The American economy is digging its way out of a more than 10 million-job hole.
As the country recovers from the COVID-19 pandemic, many of the jobs that come back won’t be the same. It’s an issue set to challenge — and divide — the Biden administration and Congress.
The problem is what we think of as a typical job — where one person works for one employer for years, with health insurance, sick days, paid vacation and a retirement fund — has been disappearing. Companies are replacing them with outsourced, subcontracted, freelance, temporary or gig jobs that don’t come with benefits. Some don’t even pay minimum wage.
This dynamic isn’t a product of this recession or the last one. Legal policy changes and explicit corporate strategy over the past 50 years have led to a steady shift in the kind of jobs companies offer — the Great Recession and the COVID-19 pandemic just accelerated the trend.
Now you see it everywhere: Paralegals, janitors, delivery drivers, even minor-league baseball players. Some companies, and some workers, like things this way: corporate executives use words like “flexible” and “agile” — even “liquid” — to describe their new workforce, and some “nonemployees” enjoy good salaries and generous benefits from their third-party employers. But the arrangement also means companies have less responsibility to those workers, and some nonemployees have no recourse when they’re mistreated or find their paychecks shrinking as middlemen take a cut.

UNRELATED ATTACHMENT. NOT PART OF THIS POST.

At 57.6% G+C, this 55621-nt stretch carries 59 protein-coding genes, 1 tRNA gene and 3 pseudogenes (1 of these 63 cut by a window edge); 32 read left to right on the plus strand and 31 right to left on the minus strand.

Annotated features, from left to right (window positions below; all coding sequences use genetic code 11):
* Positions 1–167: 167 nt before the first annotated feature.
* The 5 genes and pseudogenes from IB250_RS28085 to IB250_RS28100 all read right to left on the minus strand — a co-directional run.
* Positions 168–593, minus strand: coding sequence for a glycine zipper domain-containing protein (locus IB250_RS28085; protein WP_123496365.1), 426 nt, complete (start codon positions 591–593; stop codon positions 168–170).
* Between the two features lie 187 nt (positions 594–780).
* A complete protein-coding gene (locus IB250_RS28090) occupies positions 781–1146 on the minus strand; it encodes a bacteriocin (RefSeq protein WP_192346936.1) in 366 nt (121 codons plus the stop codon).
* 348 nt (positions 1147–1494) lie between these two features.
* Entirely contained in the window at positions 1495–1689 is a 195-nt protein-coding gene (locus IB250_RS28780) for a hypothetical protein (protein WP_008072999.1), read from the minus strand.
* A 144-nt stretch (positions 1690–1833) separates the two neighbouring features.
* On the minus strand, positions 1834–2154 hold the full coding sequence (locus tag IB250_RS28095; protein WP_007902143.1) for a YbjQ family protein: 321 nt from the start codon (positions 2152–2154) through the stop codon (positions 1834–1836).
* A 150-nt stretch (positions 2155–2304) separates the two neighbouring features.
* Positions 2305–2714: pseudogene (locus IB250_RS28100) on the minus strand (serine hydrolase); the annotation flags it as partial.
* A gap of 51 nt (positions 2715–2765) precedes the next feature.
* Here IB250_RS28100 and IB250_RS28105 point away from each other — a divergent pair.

Chapter 6: The Welfare to Temp Work PipelineApr 26, 2023
Chapter 5: Profits and Perverse IncentivesApr 19, 2023
Chapter 4: The Battle of NewburghApr 12, 2023
This season, “The Uncertain Hour” is looking at this thing we used to call employment: what happened to it, why it happened and what a workforce made up of “nonemployees” means for our future.
The new season starts Wednesday, Feb. 3. Listen to the trailer above, tell a friend and subscribe wherever you listen to podcasts.
And for even more of “The Uncertain Hour,” subscribe to our newsletter! Each week we’ll bring you a note from host Krissy Clark and explain a term that’s come up in our reporting. This week it’s a deceptively simple one: “nonemployee.”